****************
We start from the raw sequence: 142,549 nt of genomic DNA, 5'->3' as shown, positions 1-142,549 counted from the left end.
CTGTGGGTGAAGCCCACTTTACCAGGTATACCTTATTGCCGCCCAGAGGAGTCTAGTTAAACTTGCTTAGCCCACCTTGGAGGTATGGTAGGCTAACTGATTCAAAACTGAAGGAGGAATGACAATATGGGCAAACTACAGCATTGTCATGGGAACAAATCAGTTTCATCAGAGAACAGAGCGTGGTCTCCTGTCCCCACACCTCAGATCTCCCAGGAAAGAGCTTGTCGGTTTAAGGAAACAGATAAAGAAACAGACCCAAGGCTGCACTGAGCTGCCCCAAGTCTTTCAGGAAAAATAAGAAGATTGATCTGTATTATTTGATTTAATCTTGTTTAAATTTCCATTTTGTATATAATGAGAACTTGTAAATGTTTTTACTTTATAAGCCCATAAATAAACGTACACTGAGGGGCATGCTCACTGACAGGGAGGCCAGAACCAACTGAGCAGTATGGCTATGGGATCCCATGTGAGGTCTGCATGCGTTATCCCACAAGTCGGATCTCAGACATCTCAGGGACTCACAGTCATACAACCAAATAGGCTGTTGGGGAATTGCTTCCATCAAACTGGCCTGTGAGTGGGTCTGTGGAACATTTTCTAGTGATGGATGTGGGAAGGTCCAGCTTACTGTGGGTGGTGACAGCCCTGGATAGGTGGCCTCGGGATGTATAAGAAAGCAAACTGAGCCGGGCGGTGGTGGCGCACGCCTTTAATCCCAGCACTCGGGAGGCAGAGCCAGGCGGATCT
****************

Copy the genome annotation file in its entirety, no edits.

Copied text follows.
We start from the raw sequence: 142,549 nt of genomic DNA, 5'->3' as shown, positions 1-142,549 counted from the left end.
CTGTGGGTGAAGCCCACTTTACCAGGTATACCTTATTGCCGCCCAGAGGAGTCTAGTTAAACTTGCTTAGCCCACCTTGGAGGTATGGTAGGCTAACTGATTCAAAACTGAAGGAGGAATGACAATATGGGCAAACTACAGCATTGTCATGGGAACAAATCAGTTTCATCAGAGAACAGAGCGTGGTCTCCTGTCCCCACACCTCAGATCTCCCAGGAAAGAGCTTGTCGGTTTAAGGAAACAGATAAAGAAACAGACCCAAGGCTGCACTGAGCTGCCCCAAGTCTTTCAGGAAAAATAAGAAGATTGATCTGTATTATTTGATTTAATCTTGTTTAAATTTCCATTTTGTATATAATGAGAACTTGTAAATGTTTTTACTTTATAAGCCCATAAATAAACGTACACTGAGGGGCATGCTCACTGACAGGGAGGCCAGAACCAACTGAGCAGTATGGCTATGGGATCCCATGTGAGGTCTGCATGCGTTATCCCACAAGTCGGATCTCAGACATCTCAGGGACTCACAGTCATACAACCAAATAGGCTGTTGGGGAATTGCTTCCATCAAACTGGCCTGTGAGTGGGTCTGTGGAACATTTTCTAGTGATGGATGTGGGAAGGTCCAGCTTACTGTGGGTGGTGACAGCCCTGGATAGGTGGCCTCGGGATGTATAAGAAAGCAAACTGAGCCGGGCGGTGGTGGCGCACGCCTTTAATCCCAGCACTCGGGAGGCAGAGCCAGGCGGATCT